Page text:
Class Note for CMPSCI 601 at UMass(50)
Class Note for CMPSCI 601 at UMass(50)
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Date Created: 02/06/15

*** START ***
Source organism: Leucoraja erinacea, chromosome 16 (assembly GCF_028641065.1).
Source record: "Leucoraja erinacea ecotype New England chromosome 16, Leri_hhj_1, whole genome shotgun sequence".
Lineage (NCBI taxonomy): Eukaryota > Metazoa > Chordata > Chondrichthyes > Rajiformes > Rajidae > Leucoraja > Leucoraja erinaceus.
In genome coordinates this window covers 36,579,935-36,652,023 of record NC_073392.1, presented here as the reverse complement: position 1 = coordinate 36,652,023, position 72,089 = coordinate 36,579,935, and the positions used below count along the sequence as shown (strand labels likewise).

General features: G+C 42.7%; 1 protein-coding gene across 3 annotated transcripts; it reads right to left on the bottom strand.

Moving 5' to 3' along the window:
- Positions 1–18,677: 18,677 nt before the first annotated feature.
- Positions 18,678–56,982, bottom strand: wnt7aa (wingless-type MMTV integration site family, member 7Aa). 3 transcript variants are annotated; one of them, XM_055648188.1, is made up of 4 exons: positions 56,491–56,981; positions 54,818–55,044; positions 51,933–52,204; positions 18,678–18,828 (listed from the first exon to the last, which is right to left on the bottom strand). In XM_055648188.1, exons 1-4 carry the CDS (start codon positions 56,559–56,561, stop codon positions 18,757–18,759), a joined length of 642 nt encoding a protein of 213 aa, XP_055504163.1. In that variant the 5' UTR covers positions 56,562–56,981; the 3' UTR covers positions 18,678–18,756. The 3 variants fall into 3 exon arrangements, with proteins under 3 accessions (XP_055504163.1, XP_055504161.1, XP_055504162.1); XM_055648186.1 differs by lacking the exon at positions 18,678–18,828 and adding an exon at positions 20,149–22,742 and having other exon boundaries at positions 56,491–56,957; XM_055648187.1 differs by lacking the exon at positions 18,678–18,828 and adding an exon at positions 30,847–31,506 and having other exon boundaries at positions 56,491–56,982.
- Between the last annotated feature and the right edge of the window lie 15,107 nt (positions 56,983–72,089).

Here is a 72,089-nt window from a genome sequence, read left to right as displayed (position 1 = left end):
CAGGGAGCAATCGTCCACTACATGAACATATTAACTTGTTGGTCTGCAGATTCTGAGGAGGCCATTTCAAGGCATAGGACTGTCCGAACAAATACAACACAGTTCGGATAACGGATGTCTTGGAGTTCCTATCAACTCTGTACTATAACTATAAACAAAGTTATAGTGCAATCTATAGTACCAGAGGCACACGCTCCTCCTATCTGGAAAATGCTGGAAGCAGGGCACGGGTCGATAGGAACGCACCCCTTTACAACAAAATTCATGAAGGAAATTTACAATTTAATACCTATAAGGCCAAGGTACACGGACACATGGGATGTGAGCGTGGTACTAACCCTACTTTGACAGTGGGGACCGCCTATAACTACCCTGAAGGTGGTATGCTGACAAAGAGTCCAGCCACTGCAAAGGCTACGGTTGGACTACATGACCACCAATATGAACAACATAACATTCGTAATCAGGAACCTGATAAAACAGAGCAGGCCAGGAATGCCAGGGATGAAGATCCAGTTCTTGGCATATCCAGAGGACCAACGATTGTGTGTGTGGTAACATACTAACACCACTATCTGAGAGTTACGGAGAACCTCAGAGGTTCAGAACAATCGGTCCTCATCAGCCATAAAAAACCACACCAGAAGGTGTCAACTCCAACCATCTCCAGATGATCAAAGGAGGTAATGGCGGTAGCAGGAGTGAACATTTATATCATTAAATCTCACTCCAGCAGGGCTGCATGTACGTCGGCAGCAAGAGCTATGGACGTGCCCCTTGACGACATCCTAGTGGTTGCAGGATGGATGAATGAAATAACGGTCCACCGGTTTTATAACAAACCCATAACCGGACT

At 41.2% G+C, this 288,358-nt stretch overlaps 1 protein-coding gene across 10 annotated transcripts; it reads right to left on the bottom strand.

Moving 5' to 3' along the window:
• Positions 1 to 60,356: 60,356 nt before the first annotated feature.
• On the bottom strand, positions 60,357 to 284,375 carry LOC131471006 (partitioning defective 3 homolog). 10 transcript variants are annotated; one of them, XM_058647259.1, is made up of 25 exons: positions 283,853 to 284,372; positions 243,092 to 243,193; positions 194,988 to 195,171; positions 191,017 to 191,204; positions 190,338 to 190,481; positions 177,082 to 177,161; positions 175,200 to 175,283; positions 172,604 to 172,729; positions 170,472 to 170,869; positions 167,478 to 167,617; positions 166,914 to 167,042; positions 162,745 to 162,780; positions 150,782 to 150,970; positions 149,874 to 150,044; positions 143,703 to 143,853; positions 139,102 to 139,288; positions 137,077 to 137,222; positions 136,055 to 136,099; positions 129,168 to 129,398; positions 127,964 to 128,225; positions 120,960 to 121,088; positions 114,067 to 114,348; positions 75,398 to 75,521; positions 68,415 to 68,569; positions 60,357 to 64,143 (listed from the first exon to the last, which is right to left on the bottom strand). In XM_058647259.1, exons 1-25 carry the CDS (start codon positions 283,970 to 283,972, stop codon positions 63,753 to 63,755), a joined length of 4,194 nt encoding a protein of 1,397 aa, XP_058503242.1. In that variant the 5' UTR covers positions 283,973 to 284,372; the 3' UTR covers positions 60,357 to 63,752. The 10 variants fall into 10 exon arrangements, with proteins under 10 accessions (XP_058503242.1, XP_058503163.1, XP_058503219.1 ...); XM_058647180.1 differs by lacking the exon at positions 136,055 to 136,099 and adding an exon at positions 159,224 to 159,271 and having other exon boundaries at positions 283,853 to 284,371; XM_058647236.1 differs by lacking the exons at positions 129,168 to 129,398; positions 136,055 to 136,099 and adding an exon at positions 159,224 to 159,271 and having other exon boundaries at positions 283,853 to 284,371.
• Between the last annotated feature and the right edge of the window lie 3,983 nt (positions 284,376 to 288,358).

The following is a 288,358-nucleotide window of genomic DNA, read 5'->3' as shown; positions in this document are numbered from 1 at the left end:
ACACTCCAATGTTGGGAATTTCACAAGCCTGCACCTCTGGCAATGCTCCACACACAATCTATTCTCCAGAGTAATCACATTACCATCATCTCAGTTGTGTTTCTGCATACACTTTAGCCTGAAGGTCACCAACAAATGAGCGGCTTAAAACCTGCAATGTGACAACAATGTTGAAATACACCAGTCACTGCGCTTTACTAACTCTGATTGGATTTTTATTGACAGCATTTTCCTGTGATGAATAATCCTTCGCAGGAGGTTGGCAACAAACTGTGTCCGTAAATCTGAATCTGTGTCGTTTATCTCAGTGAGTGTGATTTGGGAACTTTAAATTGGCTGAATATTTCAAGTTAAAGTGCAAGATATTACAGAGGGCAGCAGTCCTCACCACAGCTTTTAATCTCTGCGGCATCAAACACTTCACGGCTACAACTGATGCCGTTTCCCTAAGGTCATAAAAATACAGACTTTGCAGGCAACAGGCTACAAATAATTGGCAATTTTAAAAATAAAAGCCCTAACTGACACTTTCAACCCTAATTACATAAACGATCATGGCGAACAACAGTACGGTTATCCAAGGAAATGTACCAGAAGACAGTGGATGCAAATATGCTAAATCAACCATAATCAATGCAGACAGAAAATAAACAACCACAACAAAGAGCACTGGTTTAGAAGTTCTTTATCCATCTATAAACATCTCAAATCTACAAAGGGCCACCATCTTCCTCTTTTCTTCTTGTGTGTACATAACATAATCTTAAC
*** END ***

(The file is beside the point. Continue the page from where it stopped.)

CMPSCI601 Introduction Lecture 1 Indepth introduction to main models concepts of theory of computation 0 Computability what can be computed in principle 0 Logic how can we express our requirements 0 Complexity what can be computed in practice Concrete Mathematical Problem Formal Models of Computation Finitestate 0 Stacks CFL Turing Machine 0 Logical Formula CMSPSCI 601 Requirements Lecture 1 Texts available at Jeffery Amherst College Store P Christos Papadimitriou Computational C omplex 17 BE Jon Barwise and John Etchemendy Language Proof and Logic Prerequisites Mathematical maturity reason abstractly understand and write proofs CMPSCI 250 needed CMPSCI 3 11 401 helpful Today s material is a good taste of the sort of stuff we will do Work 0 eight problem sets 35 of grade c midterm 30 of grade c nal 35 of grade Cooperation Students should talk to each other and help each other but write up solutions on your own in your own words Sharing or copying a solution could result in failure If a signi cant part of one of your solutions is due to someone else or some thing you ve read then you must acknowledge your source CMSPCI 601 On Reserve in Dubois Library Lecturel Mathematical Sophistication 0 How to Read andDo Proofs Second Edition by Daniel Solow 1990 John Wiley and Sons Review of Regular and ContextFree Languages 0 Hopcroft Motwani and Jeffrey D U11manIntroa uc tion to Automata Theory Languages and Computa tion 2001 Chapters 1 6 0 Lewis and Papadimitriou Elements of the Theory of Computation 1998 Chapters 1 3 0 Sipser Introduction to the Theory of Computation 1997 Chapters 1 2 NP Completeness 0 Garey and Johnson Computers and Intractability 1979 Descriptive Complexity 0 Immerman Descriptive Complexity 1999 3 Syllabus will be up soon on the course web site 0 httpwwwcs umass edu barring08601 There is a pointer there to the Spring 2002 web site and the syllabus there will be close to what we do here Rough guide 0 Formal Languages and Computability 9 lectures 0 Propositional and FirstOrder Logic 7 lectures 0 Complexity Theory 11 lectures CMPSCI 601 Review Of Regular Sets Lecturel De nition An alphabet is a nonempty nite set eg E 01 F abc etc De nition A string over an alphabet E is a nite sequence of zero or more symbols from E The unique string with zero symbols is called 6 The set of all strings over 2 is called 2 De nition A language over 2 is any subset of 2 The decision problem for a language L is to input a string 11 and determine whether 11 E L De nition The set of regular expressions 122 over alphabet E is the smallest set of strings such that l ifa E Ethena E RE 2 e E RE 3 I E RE 4 if e f 6 122 then so are the following a 8 U f b 8 0 f C 6 Examples 0 81 0 E R01 0 82 a U 7 o a U b E Ra 7 0 83 ababa E Ra b 0 Meanings 0 60000304 0i 1 iEN O an2 w 6 ab E 0m0d2 39 ababa w 6 MW 1 120111 E 0m0d2 Recall the meaning of Kleene star for any set A A E ii Ai i0 2 AouAluAguo E eUAUay 3yEAU E 1332n nEN1nEA Meaning of a Regular Expression 1 ifa E 2 then a 6 122 3a a 2 e E RE 6 e 3 7 E RE EUD 7 4 ife f 6 122 then so are e U f e o f 8 178 U f 178 U EU 178 O f 81709 W 1 u E 8771 E Em 175 8 De nition 11 A C 2 is regular iff 38 E REA 8 In other words a set A is regular iff there exists a regular expression that denotes it De nition A deterministic nite automaton DFA is a tuple DQE6SF 0 Q is a nite set of states 0 E is a nite alphabet 0 6 Q X E gt Q is the transition function 0 s E Q is the start state and 0 F C Q is the set of nal or accept states D1 S7q7a7b7617878 61 ltltS7agt78gt7ltlt87bgt7Qgt7ltltQ7agt7Qgt7ltltQ7bgt78gt 9 Cl a V 1 D1 w 6 ab 110112 E 0m0d2 1 ababa De nition A nondeterministic nite automaton NFA is a tuple N QEA3F 0 Q is a nite set of states 0 E is a nite alphabet 0 A Q X E U gt 50Q is the transition function 0 s E Q is the start state and 0 F C Q is the set of nal or accept states MN w 1 SinF 505 2 powersetofS A1AQS 10 Nn QOw o 39 7Qn170717Amq7Qn1 An ltltQO7Ogt7QOgt7 ltltQO71gt7QO791gt739 39 39 7 ltltQn71gt7Qn1gt You will Show in HW 1 that to accept Nn a DFA would need 2quot1 states 11 Proposition 12 Every NFA N can be translated into an NFA w0 etransitl39ons N39 SJ N N39 Proof GivenN QEAQOF16 ENQ727AI7907FI where A39qar38tq gt81gtt gtr F39 q 1 386396 38 12 Notation For a DFA D Q E 6 s F let 6q 11 be the state that D will be in after reading string 21 when started in q V0176 E q 5 27 wa E 505 27 w a D E w 6sw E F For an NFA without 6 transitions N Q 215 sF let Aq 11 be the set of states that N can be in after reading string 11 when started in q NUM 9 AV wa 2 U Ana 2 gt WM lt gt N E w Asw F7E 13 Proposition 13 For every NFA N with n states there is a DFA D with at most 2 states st D N Proof Let N QEA 1017 By Proposition 12 may assume that N has no 6 transitions Let D we 2 6 90 F 6Sa U Ara TEES F395 Q1SOF7 14 Claim For all 71 E 2 5 m7 w NMoW By induction on 17111203 5QO 10 AVG076 1w k1 wzua Inductively 6QO7 u N020 u WHQoLW 55qo7u7 a U AUquot a r 5q0u U A 7quot a TEAq0u Aq ua Therefore D N 15 Theorem 14 Kleene s Th Let A C 2 be any lan guage Then the following are equivalent 1 A Df0r some DFA D 2 A Nf0r some NFA N WO 6 transitions 3 A Nf0r some NFA N 4 A e for some regular expression e 5 A is regular Proof Obvious that l gt 2 gt 3 3 gt 2 by Prop 12 2 gt 1 by Prop 13 subset construction 4 lt gt 5 by def of regular 4 gt 3 We show by induction on the number of symbols in the regular expression e that there is an NFA N with e N e 80 e gt 16 II to Union C oncatenation LNLN1LN2 LNLN1LN2 N1 Kleene Star LltNgt ltLltN1gt N 17 3e4LaNz rwnLEA ij ww E w j E A22w n0 intermediate state 7 gt k L9 a1jEAiQ U 517Zj 1 k1 k k k k L Lij U Lik1Lk1k1 Lk1j k L kI kI 18
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